January 15, 2015

Are GMO’s A-OK?


Food has become a hot topic in the media and around the dinner table. The production and politics of food are on the minds of policy makers, special interests groups and consumers in general. One of the most talked-about subjects is the advanced science used to produce new plants and organisms through the manipulation of genetic material. Today we will look at genetically modified organisms—GMOs—and provide answers to many of the questions you may have about them.


1.) What is a GMO?

When creating a GMO or genetically modified organism, researchers copy specific genetic information from one plant or organism and introduce it into another to improve or enhance a specific characteristic or trait, such as resistance to insects. Developing special traits in plants allows for more food to be grown in more places using fewer chemicals and fewer natural resources

2.) What’s the difference between GMOs and biotechnology?

While the two terms are frequently used interchangeably, biotechnology more closely refers to the process or technology used to create GMOs. You may also see the term “GM”, which of course means “genetically modified.” When you hear farmers talk about “biotech” hybrids or varieties, they are talking about the GM seeds they plant.

3.) What is a Bt crop?

These are crops genetically engineered to carry a gene from the soil bacterium Bacillus thuringiensis (Bt). This bacterium produces proteins toxic to certain pests—caterpillars, mosquitoes and corn rootworm–but do not affect humans and other mammals. The crops that contain the Bt gene can produce the toxin, thus shielding themselves from targeted pests— and reducing the need for pesticides.

4.) Is genetic modification a new thing?

Manipulating genes in plants is an approach that has been used for centuries to make bread, cheese, wine and beer. Today, nearly every food on grocery store shelves has been modified by human hands at the genetic level. The foods we eat are modified using various breeding methods. Breeding alters a plant’s genes so that it expresses new traits. That’s how we get those desirable family favorites such as, seedless watermelons and grapes, red grapefruit, peanuts, honey crisp apples and other foods. GMOs and biotechnology simply accelerate this process. “Everything about science is learning new ways to speed up evolution so that we can come up with crops faster than Mother Nature ordinarily would,” said Dr. Sally Mackenzie, Ralph and Alice Raikes Professor of Plant Science at the University of Nebraska–Lincoln. “Genetically modified is a part of our future. If we want to eat with climate change, we will need technologies or we simply won’t survive, and that’s just a reality.”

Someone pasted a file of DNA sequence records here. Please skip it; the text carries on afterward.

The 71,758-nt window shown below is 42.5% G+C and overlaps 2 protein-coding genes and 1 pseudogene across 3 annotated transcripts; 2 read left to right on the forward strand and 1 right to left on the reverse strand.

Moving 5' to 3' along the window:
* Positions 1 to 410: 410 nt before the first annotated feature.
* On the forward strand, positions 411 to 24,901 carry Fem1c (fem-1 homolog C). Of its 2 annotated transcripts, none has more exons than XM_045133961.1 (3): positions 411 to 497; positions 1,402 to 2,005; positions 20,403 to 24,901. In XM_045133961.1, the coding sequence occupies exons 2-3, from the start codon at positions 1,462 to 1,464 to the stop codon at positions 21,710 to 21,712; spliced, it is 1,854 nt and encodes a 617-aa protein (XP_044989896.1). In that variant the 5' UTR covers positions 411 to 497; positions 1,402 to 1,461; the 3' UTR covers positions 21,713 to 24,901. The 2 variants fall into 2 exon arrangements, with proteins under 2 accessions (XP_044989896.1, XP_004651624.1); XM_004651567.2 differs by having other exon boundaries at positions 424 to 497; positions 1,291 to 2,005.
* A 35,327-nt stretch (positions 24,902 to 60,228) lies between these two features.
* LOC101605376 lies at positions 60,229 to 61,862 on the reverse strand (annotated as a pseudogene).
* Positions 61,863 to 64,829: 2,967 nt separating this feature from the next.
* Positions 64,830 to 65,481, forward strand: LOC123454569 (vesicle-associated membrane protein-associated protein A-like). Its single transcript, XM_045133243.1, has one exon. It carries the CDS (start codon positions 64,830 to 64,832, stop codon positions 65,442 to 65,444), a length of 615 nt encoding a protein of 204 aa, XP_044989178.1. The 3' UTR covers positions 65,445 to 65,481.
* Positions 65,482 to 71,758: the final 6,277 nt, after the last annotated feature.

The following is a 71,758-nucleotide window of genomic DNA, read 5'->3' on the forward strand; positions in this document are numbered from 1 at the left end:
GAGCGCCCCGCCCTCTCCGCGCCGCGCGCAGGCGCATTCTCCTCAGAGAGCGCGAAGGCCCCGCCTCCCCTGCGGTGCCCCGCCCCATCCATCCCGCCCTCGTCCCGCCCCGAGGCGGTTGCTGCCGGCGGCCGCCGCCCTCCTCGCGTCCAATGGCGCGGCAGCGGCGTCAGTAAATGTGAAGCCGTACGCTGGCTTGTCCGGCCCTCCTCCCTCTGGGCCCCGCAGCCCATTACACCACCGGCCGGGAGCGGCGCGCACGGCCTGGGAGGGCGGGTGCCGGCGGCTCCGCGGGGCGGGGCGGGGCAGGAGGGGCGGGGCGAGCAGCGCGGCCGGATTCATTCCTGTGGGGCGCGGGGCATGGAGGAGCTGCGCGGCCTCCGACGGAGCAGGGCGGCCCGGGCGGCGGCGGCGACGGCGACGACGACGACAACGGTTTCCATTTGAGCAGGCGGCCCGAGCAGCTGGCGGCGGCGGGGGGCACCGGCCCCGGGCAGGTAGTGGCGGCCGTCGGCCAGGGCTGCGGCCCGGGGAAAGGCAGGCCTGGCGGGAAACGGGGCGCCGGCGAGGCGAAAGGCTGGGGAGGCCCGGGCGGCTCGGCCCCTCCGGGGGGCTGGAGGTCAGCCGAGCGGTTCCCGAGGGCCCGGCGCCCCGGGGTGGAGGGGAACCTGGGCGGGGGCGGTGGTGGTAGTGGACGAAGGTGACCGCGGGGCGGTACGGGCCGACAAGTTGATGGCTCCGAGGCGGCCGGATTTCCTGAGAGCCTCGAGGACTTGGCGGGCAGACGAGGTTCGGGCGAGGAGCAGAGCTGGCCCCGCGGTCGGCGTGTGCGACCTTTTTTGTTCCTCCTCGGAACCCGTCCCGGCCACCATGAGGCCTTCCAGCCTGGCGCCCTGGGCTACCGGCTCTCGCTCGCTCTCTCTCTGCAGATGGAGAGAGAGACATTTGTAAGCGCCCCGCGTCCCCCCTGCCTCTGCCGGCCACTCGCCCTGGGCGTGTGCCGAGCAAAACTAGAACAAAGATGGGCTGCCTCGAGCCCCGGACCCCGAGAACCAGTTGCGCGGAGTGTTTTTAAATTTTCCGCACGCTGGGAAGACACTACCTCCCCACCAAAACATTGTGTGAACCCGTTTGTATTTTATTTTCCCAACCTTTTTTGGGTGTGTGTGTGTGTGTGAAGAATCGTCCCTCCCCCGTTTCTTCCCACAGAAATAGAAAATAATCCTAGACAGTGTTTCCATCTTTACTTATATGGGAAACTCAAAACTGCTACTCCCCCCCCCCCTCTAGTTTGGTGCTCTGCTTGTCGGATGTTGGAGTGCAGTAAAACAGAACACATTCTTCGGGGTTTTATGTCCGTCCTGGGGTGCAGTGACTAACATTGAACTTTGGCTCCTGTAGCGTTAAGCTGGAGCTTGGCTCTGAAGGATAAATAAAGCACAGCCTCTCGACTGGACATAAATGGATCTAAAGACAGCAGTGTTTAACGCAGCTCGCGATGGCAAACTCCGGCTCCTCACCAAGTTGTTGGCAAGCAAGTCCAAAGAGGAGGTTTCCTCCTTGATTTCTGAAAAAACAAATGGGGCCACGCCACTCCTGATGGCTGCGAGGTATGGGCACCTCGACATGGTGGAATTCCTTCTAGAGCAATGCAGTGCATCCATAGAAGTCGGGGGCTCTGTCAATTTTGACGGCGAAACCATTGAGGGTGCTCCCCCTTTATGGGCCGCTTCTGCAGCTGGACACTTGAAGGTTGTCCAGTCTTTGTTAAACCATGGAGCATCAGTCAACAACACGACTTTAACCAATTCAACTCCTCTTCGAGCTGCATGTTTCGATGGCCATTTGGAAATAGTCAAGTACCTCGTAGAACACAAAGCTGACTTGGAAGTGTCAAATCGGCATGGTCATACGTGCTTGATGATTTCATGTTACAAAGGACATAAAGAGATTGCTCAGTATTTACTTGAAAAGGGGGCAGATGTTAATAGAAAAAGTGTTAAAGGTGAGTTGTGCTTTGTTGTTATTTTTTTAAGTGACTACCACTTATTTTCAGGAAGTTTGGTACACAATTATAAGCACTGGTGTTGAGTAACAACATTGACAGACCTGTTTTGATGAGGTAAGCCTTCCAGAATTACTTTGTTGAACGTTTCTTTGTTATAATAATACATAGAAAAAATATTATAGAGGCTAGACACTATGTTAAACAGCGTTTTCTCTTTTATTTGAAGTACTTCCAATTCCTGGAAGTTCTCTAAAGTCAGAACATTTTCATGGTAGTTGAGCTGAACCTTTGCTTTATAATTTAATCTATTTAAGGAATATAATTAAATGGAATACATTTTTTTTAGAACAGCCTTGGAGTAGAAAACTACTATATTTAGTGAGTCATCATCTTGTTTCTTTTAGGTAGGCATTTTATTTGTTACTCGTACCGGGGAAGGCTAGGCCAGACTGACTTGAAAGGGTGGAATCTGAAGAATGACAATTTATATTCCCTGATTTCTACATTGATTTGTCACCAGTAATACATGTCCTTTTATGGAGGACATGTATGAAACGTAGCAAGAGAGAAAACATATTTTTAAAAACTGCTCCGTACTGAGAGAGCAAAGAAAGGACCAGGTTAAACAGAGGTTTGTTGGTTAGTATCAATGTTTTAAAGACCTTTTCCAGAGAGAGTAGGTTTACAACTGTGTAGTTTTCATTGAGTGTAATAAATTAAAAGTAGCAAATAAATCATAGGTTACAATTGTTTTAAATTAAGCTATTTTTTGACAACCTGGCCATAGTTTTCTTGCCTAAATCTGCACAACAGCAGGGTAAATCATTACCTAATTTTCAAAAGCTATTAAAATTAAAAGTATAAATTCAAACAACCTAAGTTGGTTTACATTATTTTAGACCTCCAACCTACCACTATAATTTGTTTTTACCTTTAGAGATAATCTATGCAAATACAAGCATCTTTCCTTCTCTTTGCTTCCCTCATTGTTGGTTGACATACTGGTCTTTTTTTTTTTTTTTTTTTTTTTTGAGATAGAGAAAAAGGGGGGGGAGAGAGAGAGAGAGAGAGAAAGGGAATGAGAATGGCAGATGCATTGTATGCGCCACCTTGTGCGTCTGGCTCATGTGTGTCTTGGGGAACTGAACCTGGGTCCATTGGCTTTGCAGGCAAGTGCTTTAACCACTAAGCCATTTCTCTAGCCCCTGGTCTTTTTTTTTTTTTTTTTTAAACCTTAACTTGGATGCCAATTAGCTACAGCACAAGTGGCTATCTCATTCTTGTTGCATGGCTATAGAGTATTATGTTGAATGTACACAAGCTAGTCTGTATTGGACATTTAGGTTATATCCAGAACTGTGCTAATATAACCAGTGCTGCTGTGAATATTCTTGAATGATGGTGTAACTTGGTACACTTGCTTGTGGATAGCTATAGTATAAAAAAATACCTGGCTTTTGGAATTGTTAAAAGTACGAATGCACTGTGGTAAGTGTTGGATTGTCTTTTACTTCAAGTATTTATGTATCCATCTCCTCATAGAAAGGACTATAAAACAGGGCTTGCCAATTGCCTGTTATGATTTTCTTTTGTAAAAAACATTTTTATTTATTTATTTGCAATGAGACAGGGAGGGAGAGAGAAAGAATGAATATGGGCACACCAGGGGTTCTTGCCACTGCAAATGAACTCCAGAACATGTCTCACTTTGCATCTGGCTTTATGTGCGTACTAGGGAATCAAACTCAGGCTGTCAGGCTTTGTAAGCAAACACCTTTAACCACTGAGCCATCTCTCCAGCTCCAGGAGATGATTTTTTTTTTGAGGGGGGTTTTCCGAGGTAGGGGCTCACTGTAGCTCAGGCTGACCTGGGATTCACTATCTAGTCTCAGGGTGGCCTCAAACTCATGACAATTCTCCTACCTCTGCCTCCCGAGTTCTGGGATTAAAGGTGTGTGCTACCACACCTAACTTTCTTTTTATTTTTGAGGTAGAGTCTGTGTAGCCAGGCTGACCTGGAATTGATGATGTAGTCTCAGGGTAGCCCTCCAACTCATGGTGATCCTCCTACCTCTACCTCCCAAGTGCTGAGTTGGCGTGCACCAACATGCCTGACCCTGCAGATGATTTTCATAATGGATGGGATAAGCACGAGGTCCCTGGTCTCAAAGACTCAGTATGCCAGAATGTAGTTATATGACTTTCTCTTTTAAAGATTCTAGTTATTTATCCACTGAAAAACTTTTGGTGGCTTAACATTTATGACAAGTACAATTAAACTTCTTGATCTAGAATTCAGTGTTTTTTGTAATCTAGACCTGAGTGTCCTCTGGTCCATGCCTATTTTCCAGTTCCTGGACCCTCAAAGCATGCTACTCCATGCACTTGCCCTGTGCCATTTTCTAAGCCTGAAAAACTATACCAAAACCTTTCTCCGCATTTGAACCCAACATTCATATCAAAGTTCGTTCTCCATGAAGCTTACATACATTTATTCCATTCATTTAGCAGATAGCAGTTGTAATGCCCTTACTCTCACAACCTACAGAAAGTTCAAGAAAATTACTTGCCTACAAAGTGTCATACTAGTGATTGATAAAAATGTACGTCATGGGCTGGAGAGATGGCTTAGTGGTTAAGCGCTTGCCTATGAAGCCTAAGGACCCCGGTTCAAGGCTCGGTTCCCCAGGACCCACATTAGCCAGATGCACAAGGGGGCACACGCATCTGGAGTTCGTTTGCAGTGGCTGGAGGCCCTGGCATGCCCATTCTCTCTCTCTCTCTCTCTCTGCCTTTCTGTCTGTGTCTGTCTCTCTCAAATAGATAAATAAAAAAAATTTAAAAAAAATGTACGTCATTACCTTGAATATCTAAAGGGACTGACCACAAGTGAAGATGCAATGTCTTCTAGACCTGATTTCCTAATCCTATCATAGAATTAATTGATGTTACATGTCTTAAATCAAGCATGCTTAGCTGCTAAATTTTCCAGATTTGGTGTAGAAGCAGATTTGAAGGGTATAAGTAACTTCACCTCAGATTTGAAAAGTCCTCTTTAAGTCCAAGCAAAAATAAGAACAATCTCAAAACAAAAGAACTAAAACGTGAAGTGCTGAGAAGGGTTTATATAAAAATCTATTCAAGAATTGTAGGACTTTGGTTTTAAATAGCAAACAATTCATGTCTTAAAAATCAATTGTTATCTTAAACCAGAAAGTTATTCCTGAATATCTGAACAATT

5.) Are GMOs safe for humans?

To date, more than 2,000 peer-reviewed studies have confirmed that GMOs are safe for human consumption. While there have been a handful of studies that state otherwise, these studies have been roundly debunked by scientists around the world. With over 25 years of independent research, there is no documented evidence of harm to human health or deaths from consumption of GM foods. (National Research Council, European Commission)

6.) Are there GMO-free foods?

Genetically modified wheat is not grown in the United States. Genetically modified corn, soybeans and other commodities are approved for production in the U.S. As a result, trace amounts of GM products are found in many processed foods in the form of corn, soybean or canola oils—even when those foods may be labeled “GMO-free.”

7.) Is it safe to eat meat and milk from animals that were fed GMO crops?

Absolutely. A 2012 review of 24 long-term or multigenerational studies found that genetically modified corn, soy, potato, and rice had no ill effects on the rats, cows, mice, quails, chickens, pigs and sheep that ate them. Growth, development, blood, tissue structure, urine chemistry and organ and body weights were normal.

8.) How does genetic modification affect nutrition?

There is no difference. Exhaustive testing and FDA review has confirmed that GMOs are nutritionally the same as their non-GM counterparts. They have the same levels of key nutrients such as amino acids, proteins, fiber, minerals and vitamins.

9.) Do GMOs cause allergies?

No. GMOs do not create new allergens that are not already present due to other unrelated factors. If a person is allergic to a non-GMO plant, they will be allergic to the GMO variety since the two are nutritionally the same.

10.) Do GMOs cause gluten intolerance?

There is absolutely no relationship because there is no GMO wheat on the market today. If such a product were to come on the market, it could not cause new allergies because standard GM testing and FDA review ensure that GMOs are not introducing new potential allergens

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